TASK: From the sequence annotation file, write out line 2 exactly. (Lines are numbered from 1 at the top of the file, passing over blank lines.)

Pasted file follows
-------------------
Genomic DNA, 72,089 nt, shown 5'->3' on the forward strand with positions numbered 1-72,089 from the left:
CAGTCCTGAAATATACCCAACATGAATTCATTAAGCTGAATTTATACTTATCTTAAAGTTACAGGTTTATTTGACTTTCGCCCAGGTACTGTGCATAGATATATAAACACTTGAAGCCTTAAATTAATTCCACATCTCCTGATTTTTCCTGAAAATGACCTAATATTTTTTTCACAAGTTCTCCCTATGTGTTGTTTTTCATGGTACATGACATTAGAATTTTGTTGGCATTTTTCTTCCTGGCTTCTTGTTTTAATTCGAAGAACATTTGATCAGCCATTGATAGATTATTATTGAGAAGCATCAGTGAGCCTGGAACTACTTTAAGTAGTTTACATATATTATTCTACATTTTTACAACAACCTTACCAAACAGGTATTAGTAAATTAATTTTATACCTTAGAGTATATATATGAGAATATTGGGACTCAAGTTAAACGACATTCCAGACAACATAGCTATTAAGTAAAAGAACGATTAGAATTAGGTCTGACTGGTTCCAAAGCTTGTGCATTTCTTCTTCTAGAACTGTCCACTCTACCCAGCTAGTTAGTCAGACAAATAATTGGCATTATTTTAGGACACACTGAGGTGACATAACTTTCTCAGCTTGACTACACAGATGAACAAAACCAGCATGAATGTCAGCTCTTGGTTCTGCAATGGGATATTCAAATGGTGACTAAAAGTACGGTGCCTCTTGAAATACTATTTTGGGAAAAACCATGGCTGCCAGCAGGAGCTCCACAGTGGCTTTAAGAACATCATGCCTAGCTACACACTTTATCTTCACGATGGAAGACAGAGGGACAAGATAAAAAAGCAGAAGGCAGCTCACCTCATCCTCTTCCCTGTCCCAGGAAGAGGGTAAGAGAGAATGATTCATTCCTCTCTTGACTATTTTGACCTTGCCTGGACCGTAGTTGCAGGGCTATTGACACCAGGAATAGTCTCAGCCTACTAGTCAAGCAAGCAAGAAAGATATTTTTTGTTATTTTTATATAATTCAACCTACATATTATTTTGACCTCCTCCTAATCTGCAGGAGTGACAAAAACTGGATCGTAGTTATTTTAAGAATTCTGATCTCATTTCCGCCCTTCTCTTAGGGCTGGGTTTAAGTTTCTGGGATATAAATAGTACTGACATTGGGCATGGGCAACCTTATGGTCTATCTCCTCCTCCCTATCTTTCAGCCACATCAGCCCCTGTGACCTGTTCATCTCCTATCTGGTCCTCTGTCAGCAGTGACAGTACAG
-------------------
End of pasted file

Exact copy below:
CAGTCCTGAAATATACCCAACATGAATTCATTAAGCTGAATTTATACTTATCTTAAAGTTACAGGTTTATTTGACTTTCGCCCAGGTACTGTGCATAGATATATAAACACTTGAAGCCTTAAATTAATTCCACATCTCCTGATTTTTCCTGAAAATGACCTAATATTTTTTTCACAAGTTCTCCCTATGTGTTGTTTTTCATGGTACATGACATTAGAATTTTGTTGGCATTTTTCTTCCTGGCTTCTTGTTTTAATTCGAAGAACATTTGATCAGCCATTGATAGATTATTATTGAGAAGCATCAGTGAGCCTGGAACTACTTTAAGTAGTTTACATATATTATTCTACATTTTTACAACAACCTTACCAAACAGGTATTAGTAAATTAATTTTATACCTTAGAGTATATATATGAGAATATTGGGACTCAAGTTAAACGACATTCCAGACAACATAGCTATTAAGTAAAAGAACGATTAGAATTAGGTCTGACTGGTTCCAAAGCTTGTGCATTTCTTCTTCTAGAACTGTCCACTCTACCCAGCTAGTTAGTCAGACAAATAATTGGCATTATTTTAGGACACACTGAGGTGACATAACTTTCTCAGCTTGACTACACAGATGAACAAAACCAGCATGAATGTCAGCTCTTGGTTCTGCAATGGGATATTCAAATGGTGACTAAAAGTACGGTGCCTCTTGAAATACTATTTTGGGAAAAACCATGGCTGCCAGCAGGAGCTCCACAGTGGCTTTAAGAACATCATGCCTAGCTACACACTTTATCTTCACGATGGAAGACAGAGGGACAAGATAAAAAAGCAGAAGGCAGCTCACCTCATCCTCTTCCCTGTCCCAGGAAGAGGGTAAGAGAGAATGATTCATTCCTCTCTTGACTATTTTGACCTTGCCTGGACCGTAGTTGCAGGGCTATTGACACCAGGAATAGTCTCAGCCTACTAGTCAAGCAAGCAAGAAAGATATTTTTTGTTATTTTTATATAATTCAACCTACATATTATTTTGACCTCCTCCTAATCTGCAGGAGTGACAAAAACTGGATCGTAGTTATTTTAAGAATTCTGATCTCATTTCCGCCCTTCTCTTAGGGCTGGGTTTAAGTTTCTGGGATATAAATAGTACTGACATTGGGCATGGGCAACCTTATGGTCTATCTCCTCCTCCCTATCTTTCAGCCACATCAGCCCCTGTGACCTGTTCATCTCCTATCTGGTCCTCTGTCAGCAGTGACAGTACAG